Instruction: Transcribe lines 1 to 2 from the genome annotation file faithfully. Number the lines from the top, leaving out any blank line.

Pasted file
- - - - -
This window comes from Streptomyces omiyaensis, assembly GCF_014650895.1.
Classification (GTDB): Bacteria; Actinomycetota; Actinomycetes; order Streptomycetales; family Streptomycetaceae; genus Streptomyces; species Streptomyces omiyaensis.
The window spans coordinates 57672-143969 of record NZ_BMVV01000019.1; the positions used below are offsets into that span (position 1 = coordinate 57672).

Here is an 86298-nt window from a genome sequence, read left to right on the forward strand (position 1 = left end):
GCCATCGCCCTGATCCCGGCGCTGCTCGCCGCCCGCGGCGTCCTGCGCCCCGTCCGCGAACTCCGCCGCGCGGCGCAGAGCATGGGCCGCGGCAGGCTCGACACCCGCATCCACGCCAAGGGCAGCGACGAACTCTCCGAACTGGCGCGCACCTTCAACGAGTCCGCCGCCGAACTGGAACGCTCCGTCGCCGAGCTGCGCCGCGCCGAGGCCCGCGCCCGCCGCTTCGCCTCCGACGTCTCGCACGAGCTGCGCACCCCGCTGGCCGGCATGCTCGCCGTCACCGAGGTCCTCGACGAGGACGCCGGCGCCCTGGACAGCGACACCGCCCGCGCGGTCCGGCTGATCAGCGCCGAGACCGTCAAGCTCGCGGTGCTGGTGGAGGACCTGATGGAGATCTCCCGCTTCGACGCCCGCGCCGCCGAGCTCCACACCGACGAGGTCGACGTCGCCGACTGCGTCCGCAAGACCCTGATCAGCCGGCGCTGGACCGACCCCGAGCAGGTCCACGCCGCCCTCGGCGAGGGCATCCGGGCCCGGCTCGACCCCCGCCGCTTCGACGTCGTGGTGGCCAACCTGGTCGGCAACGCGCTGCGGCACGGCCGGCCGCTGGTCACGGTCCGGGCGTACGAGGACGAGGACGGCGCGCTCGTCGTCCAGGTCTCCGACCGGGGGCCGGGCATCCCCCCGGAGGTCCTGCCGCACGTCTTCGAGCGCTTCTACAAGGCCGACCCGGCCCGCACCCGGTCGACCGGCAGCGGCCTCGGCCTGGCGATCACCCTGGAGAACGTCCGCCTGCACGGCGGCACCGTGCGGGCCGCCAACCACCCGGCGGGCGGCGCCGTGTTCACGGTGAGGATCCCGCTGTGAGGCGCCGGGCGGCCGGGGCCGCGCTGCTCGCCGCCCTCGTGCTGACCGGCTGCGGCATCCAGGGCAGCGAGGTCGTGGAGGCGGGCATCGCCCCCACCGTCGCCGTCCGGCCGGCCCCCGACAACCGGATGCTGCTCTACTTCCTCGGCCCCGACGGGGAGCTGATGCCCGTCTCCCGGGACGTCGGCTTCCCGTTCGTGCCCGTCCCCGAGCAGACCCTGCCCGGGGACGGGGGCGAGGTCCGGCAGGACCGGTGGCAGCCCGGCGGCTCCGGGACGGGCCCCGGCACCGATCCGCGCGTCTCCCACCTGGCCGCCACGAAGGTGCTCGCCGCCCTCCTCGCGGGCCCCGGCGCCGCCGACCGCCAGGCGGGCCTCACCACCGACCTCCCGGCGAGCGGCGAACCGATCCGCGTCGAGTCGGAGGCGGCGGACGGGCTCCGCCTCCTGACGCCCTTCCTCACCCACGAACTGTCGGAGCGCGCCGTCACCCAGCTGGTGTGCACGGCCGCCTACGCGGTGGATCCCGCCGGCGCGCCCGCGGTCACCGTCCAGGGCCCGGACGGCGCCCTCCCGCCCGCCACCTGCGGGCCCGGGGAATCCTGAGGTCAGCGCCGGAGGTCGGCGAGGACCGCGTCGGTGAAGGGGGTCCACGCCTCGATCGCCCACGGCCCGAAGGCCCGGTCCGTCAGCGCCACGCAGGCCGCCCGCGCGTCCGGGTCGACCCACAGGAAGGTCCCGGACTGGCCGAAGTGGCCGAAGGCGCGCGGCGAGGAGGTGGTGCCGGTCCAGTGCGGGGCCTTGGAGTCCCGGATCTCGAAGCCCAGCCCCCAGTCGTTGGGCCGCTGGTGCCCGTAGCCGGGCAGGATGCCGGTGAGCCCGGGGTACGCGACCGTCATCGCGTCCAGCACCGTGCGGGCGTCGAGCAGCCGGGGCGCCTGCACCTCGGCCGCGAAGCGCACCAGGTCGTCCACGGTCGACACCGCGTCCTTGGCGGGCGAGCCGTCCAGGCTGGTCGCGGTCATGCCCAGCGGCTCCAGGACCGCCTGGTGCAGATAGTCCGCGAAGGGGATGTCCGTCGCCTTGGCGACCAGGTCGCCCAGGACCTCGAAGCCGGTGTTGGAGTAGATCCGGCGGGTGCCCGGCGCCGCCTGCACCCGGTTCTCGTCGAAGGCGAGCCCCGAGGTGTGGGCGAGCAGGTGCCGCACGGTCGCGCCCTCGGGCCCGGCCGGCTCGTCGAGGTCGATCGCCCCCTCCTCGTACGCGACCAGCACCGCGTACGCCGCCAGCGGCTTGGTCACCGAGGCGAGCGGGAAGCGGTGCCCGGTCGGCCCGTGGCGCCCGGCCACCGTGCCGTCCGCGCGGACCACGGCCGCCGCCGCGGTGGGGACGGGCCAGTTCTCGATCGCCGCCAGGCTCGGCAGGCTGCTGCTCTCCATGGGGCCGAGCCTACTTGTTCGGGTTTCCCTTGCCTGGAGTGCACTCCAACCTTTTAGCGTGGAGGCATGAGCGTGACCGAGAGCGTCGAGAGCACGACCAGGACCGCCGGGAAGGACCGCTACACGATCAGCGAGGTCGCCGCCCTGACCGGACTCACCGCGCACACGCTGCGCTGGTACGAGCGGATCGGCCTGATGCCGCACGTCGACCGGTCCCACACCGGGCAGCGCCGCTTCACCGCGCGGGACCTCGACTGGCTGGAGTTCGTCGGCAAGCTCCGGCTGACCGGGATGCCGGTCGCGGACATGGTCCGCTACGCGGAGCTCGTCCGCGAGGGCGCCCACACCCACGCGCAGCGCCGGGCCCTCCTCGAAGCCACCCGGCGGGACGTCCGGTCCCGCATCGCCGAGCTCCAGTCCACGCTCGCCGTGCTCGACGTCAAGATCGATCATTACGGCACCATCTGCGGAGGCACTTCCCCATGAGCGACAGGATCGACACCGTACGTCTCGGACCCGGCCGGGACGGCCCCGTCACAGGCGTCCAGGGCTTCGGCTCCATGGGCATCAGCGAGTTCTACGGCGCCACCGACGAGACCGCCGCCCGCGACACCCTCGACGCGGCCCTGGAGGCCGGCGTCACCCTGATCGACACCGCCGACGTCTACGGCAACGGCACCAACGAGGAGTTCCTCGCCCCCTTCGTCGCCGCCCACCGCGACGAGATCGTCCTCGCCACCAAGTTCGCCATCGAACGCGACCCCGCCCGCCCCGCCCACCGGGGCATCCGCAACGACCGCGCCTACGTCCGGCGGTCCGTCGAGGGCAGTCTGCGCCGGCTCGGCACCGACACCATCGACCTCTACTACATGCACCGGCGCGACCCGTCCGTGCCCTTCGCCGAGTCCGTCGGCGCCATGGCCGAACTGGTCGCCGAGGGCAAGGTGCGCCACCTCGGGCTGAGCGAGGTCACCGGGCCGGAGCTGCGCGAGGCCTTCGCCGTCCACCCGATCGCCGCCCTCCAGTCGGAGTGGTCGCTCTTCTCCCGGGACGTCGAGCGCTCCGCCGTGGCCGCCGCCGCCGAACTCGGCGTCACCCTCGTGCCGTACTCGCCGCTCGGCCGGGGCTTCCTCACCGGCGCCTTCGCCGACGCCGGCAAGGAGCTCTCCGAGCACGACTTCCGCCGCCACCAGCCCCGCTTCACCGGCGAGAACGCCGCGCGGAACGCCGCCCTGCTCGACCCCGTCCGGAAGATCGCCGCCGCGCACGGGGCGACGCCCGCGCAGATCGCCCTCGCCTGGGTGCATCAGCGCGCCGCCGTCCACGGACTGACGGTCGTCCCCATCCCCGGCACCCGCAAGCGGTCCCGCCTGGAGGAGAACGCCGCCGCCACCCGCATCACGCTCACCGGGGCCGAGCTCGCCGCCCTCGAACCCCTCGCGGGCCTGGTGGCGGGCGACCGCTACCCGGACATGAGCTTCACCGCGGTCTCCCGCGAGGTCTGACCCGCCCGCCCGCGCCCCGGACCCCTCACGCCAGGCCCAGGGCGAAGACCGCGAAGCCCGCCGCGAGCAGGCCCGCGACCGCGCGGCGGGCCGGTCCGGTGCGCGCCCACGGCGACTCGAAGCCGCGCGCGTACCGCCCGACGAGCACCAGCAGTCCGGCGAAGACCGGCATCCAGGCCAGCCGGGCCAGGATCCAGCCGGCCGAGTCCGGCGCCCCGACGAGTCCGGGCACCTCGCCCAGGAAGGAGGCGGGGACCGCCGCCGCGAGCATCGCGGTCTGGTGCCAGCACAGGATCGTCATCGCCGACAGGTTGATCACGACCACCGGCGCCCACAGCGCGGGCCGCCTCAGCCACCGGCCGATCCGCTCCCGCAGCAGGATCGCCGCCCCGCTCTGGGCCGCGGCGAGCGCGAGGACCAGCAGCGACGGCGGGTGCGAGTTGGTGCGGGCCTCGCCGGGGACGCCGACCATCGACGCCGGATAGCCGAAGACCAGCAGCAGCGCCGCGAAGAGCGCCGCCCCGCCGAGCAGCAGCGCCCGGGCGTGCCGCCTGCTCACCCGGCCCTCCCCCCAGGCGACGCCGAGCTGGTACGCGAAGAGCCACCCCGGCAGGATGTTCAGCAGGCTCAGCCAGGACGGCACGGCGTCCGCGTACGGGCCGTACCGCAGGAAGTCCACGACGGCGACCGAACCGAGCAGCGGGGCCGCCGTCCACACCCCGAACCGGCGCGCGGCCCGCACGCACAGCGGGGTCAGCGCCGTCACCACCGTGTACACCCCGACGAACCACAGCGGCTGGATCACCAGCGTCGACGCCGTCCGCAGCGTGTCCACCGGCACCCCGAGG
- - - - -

This window comes from Streptomyces omiyaensis, assembly GCF_014650895.1.
Classification (GTDB): Bacteria; Actinomycetota; Actinomycetes; order Streptomycetales; family Streptomycetaceae; genus Streptomyces; species Streptomyces omiyaensis.